If your kids are graduating high school soon, here are 4 essential life skills you need to teach them before college.
As a parent, your kid’s life is full of small and big milestones. You will watch them take their very first steps, say their first of many words, snd eventually even head off to their very first day of kindergarten.
But…sending your kids off to college may be one of the scariest milestones you will experience.
However, you’ve watched them burn a perfectly good frozen pizza and make the silliest mistakes!
You know that your college-bound child is (in many ways) like a kid in a grown-up’s body.
Luckily, you can try to make your child slightly more confident and ready for a fully independent life – while you still have time. Before they head off to college you can make it a priority to teach them all of those big and small life skills. There are a range of things young adults in their late teens or early twenties should know.
Below are some life skills to share with your child to give them an awesome start to their adult life – and make you feel slightly safer sending them off to college.
You need to make sure your child is knowledgable about basic budgeting. Without this life skill, they risk making some serious financial hiccups.
Young adults tend to rack up a lot of debt – and not just in terms of their student loans.
While none of these financial decisions are wise, the credit card debt and downpayment on a car will hold them back most. If possible, try to ensure that your teen or young adult won’t have to buy a car. Either lend them one of your old ones. Or help them to find accommodations closer to campus.
More importantly, make sure that you talk to your kid about the importance of avoiding debt while they’re still young. Remind them it’s going to be dreadful to spend more than half of their salary paying off huge credit card bills each month.
You can also talk with your child about finding a part-time job. Or about the benefits of avoiding an expensive lifestyle altogether.
Basically, make it a must to teach your child that “credit” is not anything like “true money.” They’ll be better n the long run.
Some students seem to take some sort of contradictory pride in being incompetent in the kitchen. Perhaps it gives them an excuse to avoid cooking – and rationalize ordering takeout.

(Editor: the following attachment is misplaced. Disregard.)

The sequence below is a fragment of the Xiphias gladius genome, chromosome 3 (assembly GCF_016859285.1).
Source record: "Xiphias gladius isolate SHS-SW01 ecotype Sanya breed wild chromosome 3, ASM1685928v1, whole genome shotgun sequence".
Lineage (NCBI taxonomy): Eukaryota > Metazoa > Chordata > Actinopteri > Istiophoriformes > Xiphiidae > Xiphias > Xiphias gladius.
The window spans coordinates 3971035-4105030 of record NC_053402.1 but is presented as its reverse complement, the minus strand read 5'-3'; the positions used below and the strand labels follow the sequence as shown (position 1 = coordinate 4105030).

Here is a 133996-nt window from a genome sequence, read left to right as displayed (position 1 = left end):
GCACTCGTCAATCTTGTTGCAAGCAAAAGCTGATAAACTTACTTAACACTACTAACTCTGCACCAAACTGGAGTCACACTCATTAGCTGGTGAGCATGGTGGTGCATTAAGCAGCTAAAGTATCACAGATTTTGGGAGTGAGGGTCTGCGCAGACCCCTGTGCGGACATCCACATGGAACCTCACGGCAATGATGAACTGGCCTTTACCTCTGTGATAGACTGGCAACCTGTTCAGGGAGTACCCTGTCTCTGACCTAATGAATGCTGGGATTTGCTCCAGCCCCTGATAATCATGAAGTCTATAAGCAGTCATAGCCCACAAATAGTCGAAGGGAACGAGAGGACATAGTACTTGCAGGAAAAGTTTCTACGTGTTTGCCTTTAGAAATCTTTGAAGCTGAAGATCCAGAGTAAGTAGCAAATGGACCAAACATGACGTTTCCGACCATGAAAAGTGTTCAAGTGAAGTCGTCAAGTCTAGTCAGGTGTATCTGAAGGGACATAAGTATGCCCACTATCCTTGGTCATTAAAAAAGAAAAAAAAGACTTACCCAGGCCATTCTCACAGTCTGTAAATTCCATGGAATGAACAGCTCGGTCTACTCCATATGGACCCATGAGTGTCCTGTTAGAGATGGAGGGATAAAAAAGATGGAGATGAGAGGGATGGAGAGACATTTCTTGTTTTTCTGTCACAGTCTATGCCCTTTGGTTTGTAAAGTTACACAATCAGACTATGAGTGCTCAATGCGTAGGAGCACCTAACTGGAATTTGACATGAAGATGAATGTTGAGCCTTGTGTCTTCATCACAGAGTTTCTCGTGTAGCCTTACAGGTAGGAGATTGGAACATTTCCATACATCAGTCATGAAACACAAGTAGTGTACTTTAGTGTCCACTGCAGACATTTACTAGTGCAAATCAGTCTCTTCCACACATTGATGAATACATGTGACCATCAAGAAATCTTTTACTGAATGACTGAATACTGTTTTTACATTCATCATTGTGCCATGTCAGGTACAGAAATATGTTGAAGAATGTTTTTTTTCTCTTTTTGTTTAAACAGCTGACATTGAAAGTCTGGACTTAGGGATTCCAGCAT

You need to make your child aware that if they don’t learn to cook, they’ll end up with far less money. Plus perhaps even a few extra pounds to their body weight.
Being able to cook a decent meal is very much a life skill that is vital to human survival – and something that most people used to learn out of necessity.
These days, however, we have a wide range of options in terms of takeaway and frozen alternatives. This makes it far too easy for your young adult to avoid cooking, eat unhealthy, and miss out on all of the joys of cooking a delicious meal.
Give them a crash-course that will teach them to cook more than just a boiled egg for breakfast.
You should ask for their help in the kitchen as often as possible. Plus you should set up a day or two per week where they get to make whatever they want to for dinner.
If your teenager wants to make pancakes for dinner, allow it, celebrate it, and praise him or her for their effort. Yes, even if they’re slightly too thick or too thin. If they want to learn how to cook a favorite recipe you make for them – invite them into the kitchen with enthusiasm! It’s the sort of time together that really means a lot.
When you were at college yourself, you might have noticed a few stinky habits of your fellow roommates. It’s quite astonishing how many teenagers and young adults don’t know basic hygiene. For example, things like taking showers and doing laundry regularly.
Before they head off to college, you should take time to teach your child how to operate that laundry machine once and for all. Plus you should go over how many times they should do laundry a month -including changing their bed sheets. Plus you should emphasize the importance of doing dishes right after cooking.
Remind your child that you don’t want them to become that annoying stinky, messy roommate – who everyone complains about!
If your teenager knows how to drive, you should give them a quick course in what to do in case of an emergency – as well as how they can change a flat tire and even a car battery on their own.
You should also talk to them in general about not driving when they are drinking alcohol. And not taking rides from total strangers. Plus there’s a range of talks to have about safe sex and safe partying with friends.
You can take a look at these college safety tips for even more information on how to make sure that your teen makes the right kind of decisions at college.
The key to dealing with this new chapter in a healthy way: You must accept that you’ve completed your job as their sole provider – but still allow yourself to call and check up on your child in a consistent way.
A child is always going to need their parents – in some way. From now on, it’s going to be more about emotional support – rather than needing you to put their dinner on the table. You must embrace this new role – and get excited for the opportunity to know each other as adults.
Focus on everything you can do to support them. Remember: One’s early 20’s can be quite stressful – as can trying to get their degree while simultaneously figuring out how the world works – and where they even fit into this world.
Your role as a parent will never really go away. It will just change into something else. Allow your child to make some mistakes – so that they can figure out how things work. And let them know you are always there for them if they need you.
Develop the superpower of feeling calm during challenging times.